Michael Joseph Jackson (August 29, 1958 – June 25, 2009) was an American singer, songwriter, dancer, and philanthropist. Dubbed the "King of Pop", he is regarded as one of the most significant cultural figures of the 20th century. Over a four-decade career, his contributions to music, dance, and fashion, along with his publicized personal life, made him a global figure in popular culture. Jackson influenced artists across many music genres; through stage and video performances, he popularized complicated dance moves such as the moonwalk, to which he gave the name, as well as the robot. He is the most awarded musician in history.
The eighth child of the Jackson family, Jackson made his public debut in 1964 with his older brothers Jackie, Tito, Jermaine, and Marlon as a member of the Jackson 5 (later known as the Jacksons). Jackson began his solo career in 1971 while at Motown Records. He became a solo star with his 1979 album Off the Wall. His music videos, including those for "Beat It", "Billie Jean", and "Thriller" from his 1982 album Thriller, are credited with breaking racial barriers and transforming the medium into an artform and promotional tool. He helped propel the success of MTV and continued to innovate with videos for the albums Bad (1987), Dangerous (1991), HIStory: Past, Present and Future, Book I (1995), and Invincible (2001). Thriller became the best-selling album of all time, while Bad was the first album to produce five US Billboard Hot 100 number-one singles.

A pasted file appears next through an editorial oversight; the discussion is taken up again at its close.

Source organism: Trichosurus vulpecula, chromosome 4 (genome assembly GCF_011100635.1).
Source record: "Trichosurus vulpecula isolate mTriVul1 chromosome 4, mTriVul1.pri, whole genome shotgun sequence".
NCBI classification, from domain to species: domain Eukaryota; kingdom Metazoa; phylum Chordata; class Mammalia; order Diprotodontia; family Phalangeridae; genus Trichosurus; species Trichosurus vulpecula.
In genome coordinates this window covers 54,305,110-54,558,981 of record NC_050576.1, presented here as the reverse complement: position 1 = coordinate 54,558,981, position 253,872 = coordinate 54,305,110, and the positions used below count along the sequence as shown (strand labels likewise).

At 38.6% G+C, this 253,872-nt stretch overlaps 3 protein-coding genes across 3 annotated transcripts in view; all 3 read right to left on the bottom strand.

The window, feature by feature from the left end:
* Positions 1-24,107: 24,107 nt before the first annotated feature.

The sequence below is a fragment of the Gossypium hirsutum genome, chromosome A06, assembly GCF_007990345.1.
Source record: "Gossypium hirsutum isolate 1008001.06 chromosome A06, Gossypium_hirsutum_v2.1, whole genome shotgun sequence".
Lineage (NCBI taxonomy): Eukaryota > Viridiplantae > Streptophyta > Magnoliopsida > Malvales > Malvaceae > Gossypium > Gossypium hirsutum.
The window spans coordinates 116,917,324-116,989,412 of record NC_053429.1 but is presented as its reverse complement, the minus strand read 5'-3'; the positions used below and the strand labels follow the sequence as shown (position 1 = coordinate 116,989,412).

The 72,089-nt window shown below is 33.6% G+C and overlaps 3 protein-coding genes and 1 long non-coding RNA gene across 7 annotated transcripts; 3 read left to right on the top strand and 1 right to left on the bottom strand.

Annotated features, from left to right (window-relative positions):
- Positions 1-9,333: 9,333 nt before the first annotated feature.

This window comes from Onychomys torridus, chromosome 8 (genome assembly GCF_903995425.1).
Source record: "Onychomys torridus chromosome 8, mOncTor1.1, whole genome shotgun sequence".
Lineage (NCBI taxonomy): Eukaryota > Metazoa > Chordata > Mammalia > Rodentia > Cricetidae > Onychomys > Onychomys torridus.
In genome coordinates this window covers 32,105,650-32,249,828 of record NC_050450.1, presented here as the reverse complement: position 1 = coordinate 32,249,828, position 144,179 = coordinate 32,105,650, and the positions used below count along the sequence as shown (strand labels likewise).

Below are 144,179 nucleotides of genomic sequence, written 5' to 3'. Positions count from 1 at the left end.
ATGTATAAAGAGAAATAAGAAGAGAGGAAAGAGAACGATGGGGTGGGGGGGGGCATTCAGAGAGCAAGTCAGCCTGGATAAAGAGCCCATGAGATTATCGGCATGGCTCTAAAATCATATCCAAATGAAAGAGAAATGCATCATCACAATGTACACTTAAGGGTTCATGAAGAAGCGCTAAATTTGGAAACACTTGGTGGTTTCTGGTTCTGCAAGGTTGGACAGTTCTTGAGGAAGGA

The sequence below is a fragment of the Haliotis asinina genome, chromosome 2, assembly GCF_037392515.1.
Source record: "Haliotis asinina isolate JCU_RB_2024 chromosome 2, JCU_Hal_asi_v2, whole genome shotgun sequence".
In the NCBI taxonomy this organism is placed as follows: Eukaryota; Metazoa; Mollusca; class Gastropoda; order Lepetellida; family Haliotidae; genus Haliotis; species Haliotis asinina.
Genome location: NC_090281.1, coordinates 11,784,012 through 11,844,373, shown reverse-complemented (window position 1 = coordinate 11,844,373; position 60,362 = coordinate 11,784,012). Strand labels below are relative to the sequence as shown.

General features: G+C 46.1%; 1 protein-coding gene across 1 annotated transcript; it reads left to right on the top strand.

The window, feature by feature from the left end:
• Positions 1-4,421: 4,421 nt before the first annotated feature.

The Offspring is an American rock band from Garden Grove, California, formed in 1984. Originally formed under the name Manic Subsidal, the band's current lineup consists of lead vocalist and rhythm guitarist Bryan "Dexter" Holland, lead guitarist Kevin "Noodles" Wasserman and bassist Todd Morse. Over the course of their 39-year career, the Offspring has released ten studio albums and have also experienced a number of lineup changes, most notably with their drummer. Their longest-serving drummer was Ron Welty, who replaced original drummer James Lilja in 1987 and stayed with the Offspring for 16 years. Welty was replaced by Atom Willard in 2003, who was replaced four years later by Pete Parada, who remained as the drummer for the Offspring until he was fired from the band in 2021 for refusing to get vaccinated against COVID-19. Gregory "Greg K." Kriesel (one of the Offspring's co-founders) was their bassist until 2018, when he was fired from the band due to business disputes, thus leaving Holland as the sole remaining original member. Kriesel was replaced by Todd Morse of H2O, who had been the Offspring's touring guitarist since 2009.